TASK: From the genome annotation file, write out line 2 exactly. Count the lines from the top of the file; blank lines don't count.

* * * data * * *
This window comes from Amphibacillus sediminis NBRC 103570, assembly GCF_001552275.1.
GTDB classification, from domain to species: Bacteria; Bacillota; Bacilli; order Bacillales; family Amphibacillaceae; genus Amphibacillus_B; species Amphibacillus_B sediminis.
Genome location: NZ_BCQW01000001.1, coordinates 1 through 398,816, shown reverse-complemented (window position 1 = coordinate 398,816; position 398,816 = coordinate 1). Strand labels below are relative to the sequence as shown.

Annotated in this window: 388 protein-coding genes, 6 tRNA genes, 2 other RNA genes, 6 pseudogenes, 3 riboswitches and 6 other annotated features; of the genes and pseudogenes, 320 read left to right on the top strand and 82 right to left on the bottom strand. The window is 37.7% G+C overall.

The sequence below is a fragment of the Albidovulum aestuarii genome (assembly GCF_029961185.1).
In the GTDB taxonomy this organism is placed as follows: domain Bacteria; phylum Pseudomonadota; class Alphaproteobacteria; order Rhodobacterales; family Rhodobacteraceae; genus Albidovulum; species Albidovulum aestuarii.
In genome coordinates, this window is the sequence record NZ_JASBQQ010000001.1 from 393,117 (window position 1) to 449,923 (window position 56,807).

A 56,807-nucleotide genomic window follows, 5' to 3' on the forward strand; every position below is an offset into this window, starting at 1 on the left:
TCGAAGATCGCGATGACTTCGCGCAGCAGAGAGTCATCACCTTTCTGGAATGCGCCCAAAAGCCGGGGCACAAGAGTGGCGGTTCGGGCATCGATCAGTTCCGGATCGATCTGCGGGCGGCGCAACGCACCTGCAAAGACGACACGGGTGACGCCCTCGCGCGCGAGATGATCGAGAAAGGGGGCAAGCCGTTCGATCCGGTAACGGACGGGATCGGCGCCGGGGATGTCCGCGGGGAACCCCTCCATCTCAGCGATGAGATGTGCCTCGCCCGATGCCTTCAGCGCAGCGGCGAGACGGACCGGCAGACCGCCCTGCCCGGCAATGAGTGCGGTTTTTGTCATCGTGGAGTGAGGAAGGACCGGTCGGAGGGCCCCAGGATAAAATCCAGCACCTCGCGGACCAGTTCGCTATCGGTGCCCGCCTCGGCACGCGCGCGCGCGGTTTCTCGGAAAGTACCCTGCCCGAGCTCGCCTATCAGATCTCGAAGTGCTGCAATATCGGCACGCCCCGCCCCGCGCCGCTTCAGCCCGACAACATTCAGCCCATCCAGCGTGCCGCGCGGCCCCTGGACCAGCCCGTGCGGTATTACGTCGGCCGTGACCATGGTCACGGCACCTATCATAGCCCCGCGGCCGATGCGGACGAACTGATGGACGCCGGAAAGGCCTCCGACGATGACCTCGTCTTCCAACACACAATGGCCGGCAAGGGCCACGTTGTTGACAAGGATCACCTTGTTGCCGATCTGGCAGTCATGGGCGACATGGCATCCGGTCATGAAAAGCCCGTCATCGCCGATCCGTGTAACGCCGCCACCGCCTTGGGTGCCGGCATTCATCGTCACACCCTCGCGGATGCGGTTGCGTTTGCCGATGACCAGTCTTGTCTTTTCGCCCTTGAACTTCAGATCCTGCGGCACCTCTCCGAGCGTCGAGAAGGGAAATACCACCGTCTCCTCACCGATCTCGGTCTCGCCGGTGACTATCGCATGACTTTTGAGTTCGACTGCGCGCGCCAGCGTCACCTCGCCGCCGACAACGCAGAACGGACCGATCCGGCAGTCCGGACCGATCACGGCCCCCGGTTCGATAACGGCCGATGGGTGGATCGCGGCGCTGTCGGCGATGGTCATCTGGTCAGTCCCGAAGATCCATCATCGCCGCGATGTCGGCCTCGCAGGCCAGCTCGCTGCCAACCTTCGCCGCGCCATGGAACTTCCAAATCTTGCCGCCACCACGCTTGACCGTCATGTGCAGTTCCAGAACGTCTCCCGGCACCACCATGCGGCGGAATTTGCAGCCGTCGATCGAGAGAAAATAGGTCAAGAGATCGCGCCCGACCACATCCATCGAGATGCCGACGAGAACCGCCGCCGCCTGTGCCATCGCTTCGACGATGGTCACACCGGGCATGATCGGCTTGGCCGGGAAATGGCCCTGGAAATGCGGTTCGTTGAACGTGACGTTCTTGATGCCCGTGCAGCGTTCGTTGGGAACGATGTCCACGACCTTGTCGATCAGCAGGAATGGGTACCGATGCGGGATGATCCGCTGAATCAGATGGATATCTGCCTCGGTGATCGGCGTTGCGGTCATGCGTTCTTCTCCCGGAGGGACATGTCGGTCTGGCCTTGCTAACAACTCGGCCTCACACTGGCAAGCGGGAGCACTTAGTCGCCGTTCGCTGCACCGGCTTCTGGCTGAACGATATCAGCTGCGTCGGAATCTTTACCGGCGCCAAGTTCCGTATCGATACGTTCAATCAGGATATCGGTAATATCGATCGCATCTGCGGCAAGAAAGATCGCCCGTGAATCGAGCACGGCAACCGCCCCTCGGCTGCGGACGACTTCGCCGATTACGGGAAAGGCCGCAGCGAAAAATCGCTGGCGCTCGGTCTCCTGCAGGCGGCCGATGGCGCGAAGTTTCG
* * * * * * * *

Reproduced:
GTDB classification, from domain to species: Bacteria; Bacillota; Bacilli; order Bacillales; family Amphibacillaceae; genus Amphibacillus_B; species Amphibacillus_B sediminis.